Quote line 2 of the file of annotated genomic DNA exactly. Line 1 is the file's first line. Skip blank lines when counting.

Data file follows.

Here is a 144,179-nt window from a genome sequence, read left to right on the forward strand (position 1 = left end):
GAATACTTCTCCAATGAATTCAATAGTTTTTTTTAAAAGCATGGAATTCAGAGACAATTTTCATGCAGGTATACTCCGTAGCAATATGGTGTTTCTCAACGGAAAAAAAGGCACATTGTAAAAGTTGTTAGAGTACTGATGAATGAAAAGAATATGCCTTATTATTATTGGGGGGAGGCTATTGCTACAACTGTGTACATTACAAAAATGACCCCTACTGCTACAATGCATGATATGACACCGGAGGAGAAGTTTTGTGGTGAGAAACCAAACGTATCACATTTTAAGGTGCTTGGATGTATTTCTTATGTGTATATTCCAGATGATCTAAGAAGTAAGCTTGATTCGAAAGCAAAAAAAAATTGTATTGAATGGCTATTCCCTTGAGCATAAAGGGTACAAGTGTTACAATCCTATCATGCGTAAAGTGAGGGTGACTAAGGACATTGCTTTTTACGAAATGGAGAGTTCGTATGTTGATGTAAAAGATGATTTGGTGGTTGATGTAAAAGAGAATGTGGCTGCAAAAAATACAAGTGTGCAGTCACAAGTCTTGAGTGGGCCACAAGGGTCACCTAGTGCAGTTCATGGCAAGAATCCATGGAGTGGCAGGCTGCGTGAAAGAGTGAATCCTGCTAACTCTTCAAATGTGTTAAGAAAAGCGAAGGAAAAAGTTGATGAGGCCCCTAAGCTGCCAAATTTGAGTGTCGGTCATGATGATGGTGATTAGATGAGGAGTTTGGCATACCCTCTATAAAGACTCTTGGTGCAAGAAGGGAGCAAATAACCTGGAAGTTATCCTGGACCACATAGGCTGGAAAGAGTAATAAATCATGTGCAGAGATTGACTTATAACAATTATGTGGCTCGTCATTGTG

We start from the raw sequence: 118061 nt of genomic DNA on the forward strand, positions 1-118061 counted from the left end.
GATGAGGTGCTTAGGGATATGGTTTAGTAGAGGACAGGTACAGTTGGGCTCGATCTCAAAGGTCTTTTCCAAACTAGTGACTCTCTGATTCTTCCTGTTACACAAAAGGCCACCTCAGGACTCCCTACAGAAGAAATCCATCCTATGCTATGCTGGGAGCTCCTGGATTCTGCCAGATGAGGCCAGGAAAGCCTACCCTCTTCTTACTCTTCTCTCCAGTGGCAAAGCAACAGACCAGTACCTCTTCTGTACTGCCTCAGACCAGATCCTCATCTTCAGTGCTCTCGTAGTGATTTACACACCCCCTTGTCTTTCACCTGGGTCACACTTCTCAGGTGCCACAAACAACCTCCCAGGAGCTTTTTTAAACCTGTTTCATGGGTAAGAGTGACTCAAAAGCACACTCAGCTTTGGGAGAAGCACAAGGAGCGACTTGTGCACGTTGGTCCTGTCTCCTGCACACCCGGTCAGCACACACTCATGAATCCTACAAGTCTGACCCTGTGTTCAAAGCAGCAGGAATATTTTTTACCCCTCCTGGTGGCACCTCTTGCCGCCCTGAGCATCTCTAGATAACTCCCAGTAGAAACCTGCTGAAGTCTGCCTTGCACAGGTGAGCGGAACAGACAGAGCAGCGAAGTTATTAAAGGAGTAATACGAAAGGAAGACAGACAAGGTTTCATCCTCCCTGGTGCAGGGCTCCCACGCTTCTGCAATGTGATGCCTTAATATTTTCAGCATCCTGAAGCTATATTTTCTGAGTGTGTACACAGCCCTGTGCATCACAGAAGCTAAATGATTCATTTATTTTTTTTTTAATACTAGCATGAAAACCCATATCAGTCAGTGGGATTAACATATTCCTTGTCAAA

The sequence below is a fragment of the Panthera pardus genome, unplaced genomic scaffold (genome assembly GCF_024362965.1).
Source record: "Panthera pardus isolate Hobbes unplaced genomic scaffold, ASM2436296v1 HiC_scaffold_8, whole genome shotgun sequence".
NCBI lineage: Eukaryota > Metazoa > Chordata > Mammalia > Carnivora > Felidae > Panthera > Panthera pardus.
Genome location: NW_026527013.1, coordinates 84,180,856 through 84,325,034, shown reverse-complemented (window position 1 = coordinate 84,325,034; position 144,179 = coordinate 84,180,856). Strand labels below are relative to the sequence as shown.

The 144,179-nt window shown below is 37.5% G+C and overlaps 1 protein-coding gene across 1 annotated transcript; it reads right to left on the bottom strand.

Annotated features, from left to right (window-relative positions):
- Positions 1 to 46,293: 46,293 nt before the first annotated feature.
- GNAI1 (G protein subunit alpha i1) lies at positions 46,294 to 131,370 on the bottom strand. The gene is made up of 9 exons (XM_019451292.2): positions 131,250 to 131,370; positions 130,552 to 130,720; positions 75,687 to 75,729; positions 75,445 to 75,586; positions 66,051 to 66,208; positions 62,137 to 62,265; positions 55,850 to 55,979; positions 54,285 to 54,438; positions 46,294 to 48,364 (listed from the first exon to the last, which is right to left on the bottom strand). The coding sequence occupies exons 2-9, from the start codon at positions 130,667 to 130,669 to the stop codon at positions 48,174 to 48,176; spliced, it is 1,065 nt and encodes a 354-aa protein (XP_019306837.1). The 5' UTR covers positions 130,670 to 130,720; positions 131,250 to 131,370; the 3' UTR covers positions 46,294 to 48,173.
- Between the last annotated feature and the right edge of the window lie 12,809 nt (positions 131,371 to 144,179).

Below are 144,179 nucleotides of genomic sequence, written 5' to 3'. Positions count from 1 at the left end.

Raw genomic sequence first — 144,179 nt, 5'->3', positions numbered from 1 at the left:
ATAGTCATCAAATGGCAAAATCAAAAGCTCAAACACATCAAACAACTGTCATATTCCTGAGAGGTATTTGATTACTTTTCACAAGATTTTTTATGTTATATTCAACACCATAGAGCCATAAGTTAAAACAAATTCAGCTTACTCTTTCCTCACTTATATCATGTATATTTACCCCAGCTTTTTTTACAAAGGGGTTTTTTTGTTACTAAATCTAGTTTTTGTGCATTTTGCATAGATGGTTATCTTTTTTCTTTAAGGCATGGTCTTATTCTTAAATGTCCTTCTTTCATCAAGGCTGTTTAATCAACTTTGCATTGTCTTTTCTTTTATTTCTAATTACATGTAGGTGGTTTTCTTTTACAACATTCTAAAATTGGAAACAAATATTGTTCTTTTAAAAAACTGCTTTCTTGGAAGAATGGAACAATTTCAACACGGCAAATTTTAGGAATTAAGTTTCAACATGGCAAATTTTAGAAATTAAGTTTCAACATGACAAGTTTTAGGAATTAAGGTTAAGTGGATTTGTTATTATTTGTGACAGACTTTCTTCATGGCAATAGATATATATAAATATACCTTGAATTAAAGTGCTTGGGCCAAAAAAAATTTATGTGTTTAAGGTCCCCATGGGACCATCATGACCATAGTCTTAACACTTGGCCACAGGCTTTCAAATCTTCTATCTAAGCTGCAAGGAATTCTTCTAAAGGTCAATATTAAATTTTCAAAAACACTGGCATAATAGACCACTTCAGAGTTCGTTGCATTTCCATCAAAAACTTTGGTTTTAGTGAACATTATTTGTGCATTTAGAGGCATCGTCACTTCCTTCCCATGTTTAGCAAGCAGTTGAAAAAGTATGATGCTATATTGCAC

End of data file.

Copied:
GAATACTTCTCCAATGAATTCAATAGTTTTTTTTAAAAGCATGGAATTCAGAGACAATTTTCATGCAGGTATACTCCGTAGCAATATGGTGTTTCTCAACGGAAAAAAAGGCACATTGTAAAAGTTGTTAGAGTACTGATGAATGAAAAGAATATGCCTTATTATTATTGGGGGGAGGCTATTGCTACAACTGTGTACATTACAAAAATGACCCCTACTGCTACAATGCATGATATGACACCGGAGGAGAAGTTTTGTGGTGAGAAACCAAACGTATCACATTTTAAGGTGCTTGGATGTATTTCTTATGTGTATATTCCAGATGATCTAAGAAGTAAGCTTGATTCGAAAGCAAAAAAAAATTGTATTGAATGGCTATTCCCTTGAGCATAAAGGGTACAAGTGTTACAATCCTATCATGCGTAAAGTGAGGGTGACTAAGGACATTGCTTTTTACGAAATGGAGAGTTCGTATGTTGATGTAAAAGATGATTTGGTGGTTGATGTAAAAGAGAATGTGGCTGCAAAAAATACAAGTGTGCAGTCACAAGTCTTGAGTGGGCCACAAGGGTCACCTAGTGCAGTTCATGGCAAGAATCCATGGAGTGGCAGGCTGCGTGAAAGAGTGAATCCTGCTAACTCTTCAAATGTGTTAAGAAAAGCGAAGGAAAAAGTTGATGAGGCCCCTAAGCTGCCAAATTTGAGTGTCGGTCATGATGATGGTGATTAGATGAGGAGTTTGGCATACCCTCTATAAAGACTCTTGGTGCAAGAAGGGAGCAAATAACCTGGAAGTTATCCTGGACCACATAGGCTGGAAAGAGTAATAAATCATGTGCAGAGATTGACTTATAACAATTATGTGGCTCGTCATTGTG